How Francis Ford Coppola Convinced Nicolas Cage To Make Peggy Sue Got Married

I think it is safe to say Nicolas Cage makes unusual choices when he approaches a character. Rarely, if ever, has he played a moment in a way that was completely expected. Whether it's through his voice, his body, his eye contact, or his work with the hair, makeup, and costume departments, Cage approaches everything from a completely singular perspective. Sometimes the choice is inspired genius, such as using the cartoon character Woody Woodpecker as the inspiration for H.I. McDunnough in "Raising Arizona." Sometimes you are just left wondering what he could possibly be even trying to accomplish, like all those direct-to-video movies he made in the last few years.

One of his strange, successful choices came in 1986 with the film "Peggy Sue Got Married," directed by Cage's uncle, Francis Ford Coppola. Maybe you've heard of him. The film is about a woman (Kathleen Turner) attending her 25th high school reunion on the verge of divorcing her unfaithful high school sweetheart Charlie (Cage). She then inexplicably gets transported back to her actual senior year of high school. Cage's Crazy Charlie earns that nickname. One might think of him playing the character as the dreamboat you just could not resist in high school, where you go back in time and remember what you saw in him the first place.

Cage didn't want to do that. He did not even want to do the movie in the first place, not even for his own uncle. No, if Cage was even going to contend with the notion of doing the movie, he had to make a wild choice. He had to do something with this character nobody would have expected, including his own cast mates. Like he would do with "Raising Arizona" the following year, Cage looked to cartoons for inspiration.

'I want to talk like Pokey'

I do not think I have ever sat down and watched an episode of "The Gumby Show." I knew the basics: Gumby was the green clay figure and he had a horse sidekick named Pokey. That was about it. The stop-motion animated series began back in 1956 on NBC, and its initial run went through 1968. So by the time I was coming of age, it was well off my radar. Well, the show clearly made an impression on Nicolas Cage, because when Francis Ford Coppola pleaded with his nephew to be in the movie, he only agreed to do it if he could take vocal inspiration from one of the show's primary characters. As Cage revealed in an interview with the New York Times:

"Yeah, I didn't want to make that movie. I must have said no five or six times. I said, 'Uncle, why do you want to make this movie at all?' He said, 'It's like "Our Town!"' By the way, I couldn't stand 'Our Town' ... He said, 'Just come to rehearsal.' I said, 'Look, I'll do it if you let me go really far out with the character.' 'How far out?' 'I want to talk like Pokey from "The Gumby Show."' So I went to rehearsal, and everybody was rolling their eyes because I was talking like that, and my co-star Kathleen Turner was very upset, because she wanted me to be Al, my character from 'Birdy,' and instead she got Jerry Lewis on psychedelia. It did not go over well."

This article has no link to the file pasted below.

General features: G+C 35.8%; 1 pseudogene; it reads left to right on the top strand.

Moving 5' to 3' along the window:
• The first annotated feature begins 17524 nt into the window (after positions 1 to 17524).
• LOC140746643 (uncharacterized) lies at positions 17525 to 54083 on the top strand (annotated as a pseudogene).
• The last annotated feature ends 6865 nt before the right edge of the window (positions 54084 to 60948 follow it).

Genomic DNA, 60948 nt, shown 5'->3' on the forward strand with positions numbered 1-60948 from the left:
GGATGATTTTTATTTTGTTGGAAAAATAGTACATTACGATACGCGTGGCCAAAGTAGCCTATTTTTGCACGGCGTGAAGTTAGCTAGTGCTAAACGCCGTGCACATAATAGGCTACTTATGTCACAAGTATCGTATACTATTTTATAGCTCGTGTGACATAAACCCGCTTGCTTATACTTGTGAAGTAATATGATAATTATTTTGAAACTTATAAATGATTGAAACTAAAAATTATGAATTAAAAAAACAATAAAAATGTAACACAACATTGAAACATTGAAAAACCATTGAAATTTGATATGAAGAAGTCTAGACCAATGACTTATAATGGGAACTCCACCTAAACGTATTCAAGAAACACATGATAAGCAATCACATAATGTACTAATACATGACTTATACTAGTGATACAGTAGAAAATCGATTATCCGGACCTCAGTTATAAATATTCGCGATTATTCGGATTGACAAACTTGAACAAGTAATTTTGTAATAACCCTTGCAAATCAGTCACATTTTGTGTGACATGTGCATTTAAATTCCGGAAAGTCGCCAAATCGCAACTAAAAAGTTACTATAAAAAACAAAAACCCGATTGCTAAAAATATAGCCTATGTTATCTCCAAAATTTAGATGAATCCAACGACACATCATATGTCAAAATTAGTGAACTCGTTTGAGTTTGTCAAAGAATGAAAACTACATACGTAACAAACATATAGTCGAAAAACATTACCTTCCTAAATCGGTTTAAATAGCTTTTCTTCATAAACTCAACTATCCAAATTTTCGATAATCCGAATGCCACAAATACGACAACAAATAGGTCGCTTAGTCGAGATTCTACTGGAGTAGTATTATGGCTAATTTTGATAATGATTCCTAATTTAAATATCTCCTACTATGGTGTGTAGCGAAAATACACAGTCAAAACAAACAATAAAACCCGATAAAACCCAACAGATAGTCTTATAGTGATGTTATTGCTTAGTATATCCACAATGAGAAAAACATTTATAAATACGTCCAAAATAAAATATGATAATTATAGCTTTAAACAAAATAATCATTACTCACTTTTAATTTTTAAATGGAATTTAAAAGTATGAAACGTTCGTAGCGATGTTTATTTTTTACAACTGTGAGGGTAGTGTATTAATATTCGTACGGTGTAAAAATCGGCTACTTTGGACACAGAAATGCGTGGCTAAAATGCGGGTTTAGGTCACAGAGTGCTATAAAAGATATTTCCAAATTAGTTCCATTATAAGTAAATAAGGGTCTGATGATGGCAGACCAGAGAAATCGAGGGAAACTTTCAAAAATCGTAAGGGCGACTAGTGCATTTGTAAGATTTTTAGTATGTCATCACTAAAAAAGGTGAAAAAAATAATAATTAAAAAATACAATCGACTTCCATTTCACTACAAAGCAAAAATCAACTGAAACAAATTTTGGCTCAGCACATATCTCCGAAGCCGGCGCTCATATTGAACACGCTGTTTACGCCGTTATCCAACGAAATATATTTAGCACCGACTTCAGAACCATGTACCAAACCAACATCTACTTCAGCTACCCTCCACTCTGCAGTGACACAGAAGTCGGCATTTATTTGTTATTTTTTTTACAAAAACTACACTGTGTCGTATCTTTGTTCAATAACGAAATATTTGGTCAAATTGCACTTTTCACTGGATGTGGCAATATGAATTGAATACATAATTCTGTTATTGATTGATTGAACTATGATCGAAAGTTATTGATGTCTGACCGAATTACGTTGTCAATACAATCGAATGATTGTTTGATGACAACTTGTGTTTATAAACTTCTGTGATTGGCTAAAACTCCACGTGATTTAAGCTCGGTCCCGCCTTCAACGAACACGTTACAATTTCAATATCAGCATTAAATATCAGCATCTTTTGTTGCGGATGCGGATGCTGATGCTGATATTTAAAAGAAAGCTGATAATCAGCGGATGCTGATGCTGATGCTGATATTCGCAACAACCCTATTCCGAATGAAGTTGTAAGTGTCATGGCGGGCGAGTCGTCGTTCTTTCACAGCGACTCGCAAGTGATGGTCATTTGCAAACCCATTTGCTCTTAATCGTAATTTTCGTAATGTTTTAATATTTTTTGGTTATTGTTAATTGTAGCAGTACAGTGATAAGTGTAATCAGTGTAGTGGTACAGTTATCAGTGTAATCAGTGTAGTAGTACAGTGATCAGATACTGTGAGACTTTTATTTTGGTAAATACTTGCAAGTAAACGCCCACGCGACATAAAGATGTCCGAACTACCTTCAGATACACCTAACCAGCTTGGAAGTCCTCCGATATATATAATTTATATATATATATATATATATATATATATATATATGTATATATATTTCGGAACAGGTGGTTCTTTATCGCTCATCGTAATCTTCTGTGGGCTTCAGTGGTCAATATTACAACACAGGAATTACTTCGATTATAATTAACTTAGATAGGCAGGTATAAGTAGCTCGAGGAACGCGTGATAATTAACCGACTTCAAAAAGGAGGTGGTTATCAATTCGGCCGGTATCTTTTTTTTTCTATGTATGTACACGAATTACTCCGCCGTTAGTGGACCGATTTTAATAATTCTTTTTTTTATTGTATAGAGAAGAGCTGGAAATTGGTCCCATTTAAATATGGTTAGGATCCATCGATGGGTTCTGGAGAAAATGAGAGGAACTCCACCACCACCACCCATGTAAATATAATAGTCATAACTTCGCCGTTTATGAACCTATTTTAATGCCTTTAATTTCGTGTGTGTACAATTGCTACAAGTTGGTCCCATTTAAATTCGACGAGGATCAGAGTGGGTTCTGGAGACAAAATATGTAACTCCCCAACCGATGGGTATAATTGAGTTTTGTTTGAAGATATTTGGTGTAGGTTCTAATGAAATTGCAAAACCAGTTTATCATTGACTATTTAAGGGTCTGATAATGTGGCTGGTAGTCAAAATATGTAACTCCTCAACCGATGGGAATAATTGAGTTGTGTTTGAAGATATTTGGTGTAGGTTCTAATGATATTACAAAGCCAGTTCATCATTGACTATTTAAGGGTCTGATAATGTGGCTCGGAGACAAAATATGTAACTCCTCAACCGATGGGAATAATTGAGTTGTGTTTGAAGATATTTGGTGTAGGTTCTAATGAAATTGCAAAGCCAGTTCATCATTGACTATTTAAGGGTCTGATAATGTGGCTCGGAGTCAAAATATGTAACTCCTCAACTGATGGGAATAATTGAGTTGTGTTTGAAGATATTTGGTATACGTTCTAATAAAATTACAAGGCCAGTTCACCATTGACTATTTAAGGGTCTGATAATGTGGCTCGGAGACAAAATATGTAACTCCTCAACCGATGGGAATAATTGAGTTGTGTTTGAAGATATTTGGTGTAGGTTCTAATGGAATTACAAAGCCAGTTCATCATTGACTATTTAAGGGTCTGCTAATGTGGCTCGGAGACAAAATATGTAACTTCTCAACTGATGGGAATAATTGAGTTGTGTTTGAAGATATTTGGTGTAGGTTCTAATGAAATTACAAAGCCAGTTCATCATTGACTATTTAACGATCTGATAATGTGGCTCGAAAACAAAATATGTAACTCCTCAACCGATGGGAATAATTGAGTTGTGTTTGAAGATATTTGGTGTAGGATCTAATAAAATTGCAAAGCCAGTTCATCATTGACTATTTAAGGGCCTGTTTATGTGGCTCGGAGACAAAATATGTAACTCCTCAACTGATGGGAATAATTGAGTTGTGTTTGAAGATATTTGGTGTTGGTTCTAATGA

If you have seen "Peggy Sue Got Married," you will know that Cage's voice is truly strange and arguably the thing you remember most about that character. He has affected this high-pitched, slightly squeaky voice that certainly sounds like Pokey, if you go back and look at those Gumby shows. As it turned out, the choice was a brilliant one. Nothing would make someone reach deep into their own regrets about a past love if you go back and realize they have been this weird buffoon their whole life. You just missed it. The voice makes him unappealing in retrospect but utterly captivating in the moment, because there just isn't anyone else like this. It's a calculation no other actor would have made aside from Nicolas Cage. Thankfully, he agreed to do the part, even if nobody else really got it. Cage even said, "Ray Stark from Tri-Star flew up to fire me, and thankfully Uncle went to bat and said, 'Young Nicky's doing this.'" Francis loves his family.

Why does Nicolas Cage hate 'Our Town' so much?

The thing that really struck me about his "Peggy Sue Got Married" story was his animosity towards the play "Our Town." Thornton Wilder's Pulitzer Prize winning play has been a staple of the American theatre since it premiered back in 1938. Sure, it's a bit of an old fashioned, creaky play today, but it's not trash by any means. Well, his resentment, ironically, sends him back to high school, which is the perfect era of petty jealousies. He explains:

"I had bad memories about 'Our Town.' In high school I was cast as Constable Warren, and Jon Turteltaub, who later directed me in 'National Treasure,' got the lead. He never let me forget it. And I just don't like the play. It's a Norman Rockwell borefest."

First off, I love that Nicolas Cage and Jon Turteltaub are high school buddies. As a fan of the "National Treasure" movies, it warms my heart to know that these two old friends got to make a few absolutely ludicrous movies together with massive budgets. Secondly, high school theatre is a formative experience for a lot of young creative people, whether they become professional actors or not, and I know that the competition on who gets what parts can be immensely powerful. I recall plenty of occasions of people standing in the wings watching the show, muttering to someone else about how they should have gotten that part instead of the person doing it. And those things stay with you, even if they become trivial with age. You may laugh about it, but you still remember it.

But it makes you wonder ... how good of an actor is Jon Turteltaub? Did we miss out on a movie star because he decided to direct movies like "The Meg" and "Cool Runnings" instead? We will never know.